Fort Lauderdale Map Free | Fort Lauderdale Subway Maps | Fort Lauderdale Metro Maps | Fort Lauderdale Map

Fort Lauderdale Map Free

In Fort Lauderdale, for instance, by 1991 over 90 per cent of the county’s population lived in an urban area compared with 16 per cent in 1831. Urbanization, therefore, had a major impact on lifestyle, work opportunities and even the health and leisure of numerous people. From the Fort Lauderdale century onwards housing for the majority of people started to undergo dramatic changes as tighter regulations, increased wealth and a booming population resulted in an increasing standardization of styles.

Fort Lauderdale Map Free | Fort Lauderdale Subway Maps | Fort Lauderdale Metro Maps | Fort Lauderdale Map Photo Gallery

Fort Lauderdale Metro Maps | Fort Lauderdale Map

This was partially because of the haste to erect cheap housing in response to growing demand and partially because improved road networks and new canals meant building materials such as bricks could be transported cheaply instead of being made locally. All major cities and large towns in England were noted for their squalor and overcrowding, a situation which did not change dramatically for several generations. The transport revolution fundamentally changed the nature of large cities in the second half of the nineteenth century by making the separation of city centres and living quarters possible. Most new houses were urban terraces, divided into classes and regulated by legislation, with their facades influenced by the need to reduce fire risk.

This period saw the beginnings of the massive growth of smaller terraced housing in cities and their suburbs, built for the working and lower middle classes, although many were sub-standard. The position of the working classes gradually began to improve despite poverty, disease and uncertain employment. As a result, most could expect to live in a house with around four rooms by the time Queen Victoria died in 1901, rather than be crammed into one room as many had to when she came to the throne in 1837. Movements to provide housing on a substantial scale to replace slums began in the 1840s with the building funded by shares. Large-scale slum clearance, together with municipal housing provision, was further aided by the Housing of the Working Classes Act in 1890. Although Norwich’s population fell behind the expanding industrial centres in the north and Midlands it still had over 100,000 people living in it by 1900. In the first part of the eighteenth century the city was dirty, overcrowded and unsanitary.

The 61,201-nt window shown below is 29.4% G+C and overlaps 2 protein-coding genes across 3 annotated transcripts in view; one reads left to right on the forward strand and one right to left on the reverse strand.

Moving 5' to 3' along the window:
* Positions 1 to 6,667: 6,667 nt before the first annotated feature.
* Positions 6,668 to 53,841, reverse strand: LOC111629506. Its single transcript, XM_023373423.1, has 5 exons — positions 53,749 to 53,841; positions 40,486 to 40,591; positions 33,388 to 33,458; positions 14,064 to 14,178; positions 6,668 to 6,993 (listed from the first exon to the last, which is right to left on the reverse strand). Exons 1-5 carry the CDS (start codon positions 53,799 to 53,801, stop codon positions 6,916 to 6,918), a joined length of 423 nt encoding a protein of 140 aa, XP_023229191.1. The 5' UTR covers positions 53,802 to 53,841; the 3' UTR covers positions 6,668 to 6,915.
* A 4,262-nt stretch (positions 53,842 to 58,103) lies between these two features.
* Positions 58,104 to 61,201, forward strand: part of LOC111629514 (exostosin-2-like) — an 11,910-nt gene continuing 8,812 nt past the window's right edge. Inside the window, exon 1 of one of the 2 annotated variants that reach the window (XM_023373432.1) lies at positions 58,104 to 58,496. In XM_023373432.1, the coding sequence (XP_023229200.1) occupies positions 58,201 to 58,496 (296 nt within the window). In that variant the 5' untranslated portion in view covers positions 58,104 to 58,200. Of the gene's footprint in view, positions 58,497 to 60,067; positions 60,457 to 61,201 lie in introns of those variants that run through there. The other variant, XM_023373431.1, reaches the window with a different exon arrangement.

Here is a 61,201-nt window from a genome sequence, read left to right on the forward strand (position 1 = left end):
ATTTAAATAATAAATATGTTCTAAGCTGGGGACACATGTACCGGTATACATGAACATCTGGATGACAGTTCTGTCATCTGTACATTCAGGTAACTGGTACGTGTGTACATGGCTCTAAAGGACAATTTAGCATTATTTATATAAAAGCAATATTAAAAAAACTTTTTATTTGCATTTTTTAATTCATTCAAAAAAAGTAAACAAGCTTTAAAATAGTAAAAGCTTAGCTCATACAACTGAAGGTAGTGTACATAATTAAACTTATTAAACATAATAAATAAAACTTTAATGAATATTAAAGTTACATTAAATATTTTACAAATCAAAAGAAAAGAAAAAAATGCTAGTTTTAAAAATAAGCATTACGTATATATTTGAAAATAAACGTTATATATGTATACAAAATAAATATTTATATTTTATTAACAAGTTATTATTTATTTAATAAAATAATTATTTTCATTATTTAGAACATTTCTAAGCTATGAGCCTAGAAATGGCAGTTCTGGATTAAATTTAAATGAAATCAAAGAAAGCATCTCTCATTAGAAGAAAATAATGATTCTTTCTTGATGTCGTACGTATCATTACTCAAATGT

Under pressure from the growing population and expanding industries, hamlets, which had been separate rural parishes, became subsumed by the spread of building. Houses for the middle classes were built in places like Thorpe Road in Thorpe Hamlet. This area was developed partially because it was close to the new railway station, enabling easy access to transport. Another area dramatically affected was Stratford in Essex. What was a rural village on the edge of London at the beginning of the 1800s was radically transformed after the Eastern Counties railway line began operating through Stratford in 1839. The main works for the building of locomotives and carriages for the Great Eastern Railway opened a few years later on a seventy-eight acre site that became known as the ‘Rail Lands’, employing thousands of people. From the 1920s this was also used as a depot for repairs and maintenance.

Related Post

Leave a Reply